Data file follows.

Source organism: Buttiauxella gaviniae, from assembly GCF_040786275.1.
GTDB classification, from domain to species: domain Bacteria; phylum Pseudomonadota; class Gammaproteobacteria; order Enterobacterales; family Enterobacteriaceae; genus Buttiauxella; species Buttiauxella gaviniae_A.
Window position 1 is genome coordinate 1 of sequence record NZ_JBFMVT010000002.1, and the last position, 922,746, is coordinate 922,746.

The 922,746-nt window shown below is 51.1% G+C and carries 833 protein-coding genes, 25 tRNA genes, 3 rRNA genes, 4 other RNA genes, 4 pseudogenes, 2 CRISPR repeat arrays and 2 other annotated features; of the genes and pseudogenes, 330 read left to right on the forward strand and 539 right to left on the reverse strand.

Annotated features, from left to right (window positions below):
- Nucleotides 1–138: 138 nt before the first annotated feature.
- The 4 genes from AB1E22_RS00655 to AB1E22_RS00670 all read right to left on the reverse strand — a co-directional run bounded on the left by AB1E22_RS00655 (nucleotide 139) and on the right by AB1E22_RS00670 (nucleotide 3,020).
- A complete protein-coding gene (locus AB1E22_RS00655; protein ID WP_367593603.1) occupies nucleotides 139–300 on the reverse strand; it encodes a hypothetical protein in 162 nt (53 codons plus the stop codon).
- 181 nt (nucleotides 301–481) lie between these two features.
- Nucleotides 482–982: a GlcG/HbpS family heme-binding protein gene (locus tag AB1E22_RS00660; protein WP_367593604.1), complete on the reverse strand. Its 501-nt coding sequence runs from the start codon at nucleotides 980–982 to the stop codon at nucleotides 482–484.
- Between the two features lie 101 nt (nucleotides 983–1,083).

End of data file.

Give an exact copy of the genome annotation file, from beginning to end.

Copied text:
Source organism: Buttiauxella gaviniae, from assembly GCF_040786275.1.
GTDB classification, from domain to species: domain Bacteria; phylum Pseudomonadota; class Gammaproteobacteria; order Enterobacterales; family Enterobacteriaceae; genus Buttiauxella; species Buttiauxella gaviniae_A.
Window position 1 is genome coordinate 1 of sequence record NZ_JBFMVT010000002.1, and the last position, 922,746, is coordinate 922,746.

The 922,746-nt window shown below is 51.1% G+C and carries 833 protein-coding genes, 25 tRNA genes, 3 rRNA genes, 4 other RNA genes, 4 pseudogenes, 2 CRISPR repeat arrays and 2 other annotated features; of the genes and pseudogenes, 330 read left to right on the forward strand and 539 right to left on the reverse strand.

Annotated features, from left to right (window positions below):
- Nucleotides 1–138: 138 nt before the first annotated feature.
- The 4 genes from AB1E22_RS00655 to AB1E22_RS00670 all read right to left on the reverse strand — a co-directional run bounded on the left by AB1E22_RS00655 (nucleotide 139) and on the right by AB1E22_RS00670 (nucleotide 3,020).
- A complete protein-coding gene (locus AB1E22_RS00655; protein ID WP_367593603.1) occupies nucleotides 139–300 on the reverse strand; it encodes a hypothetical protein in 162 nt (53 codons plus the stop codon).
- 181 nt (nucleotides 301–481) lie between these two features.
- Nucleotides 482–982: a GlcG/HbpS family heme-binding protein gene (locus tag AB1E22_RS00660; protein WP_367593604.1), complete on the reverse strand. Its 501-nt coding sequence runs from the start codon at nucleotides 980–982 to the stop codon at nucleotides 482–484.
- Between the two features lie 101 nt (nucleotides 983–1,083).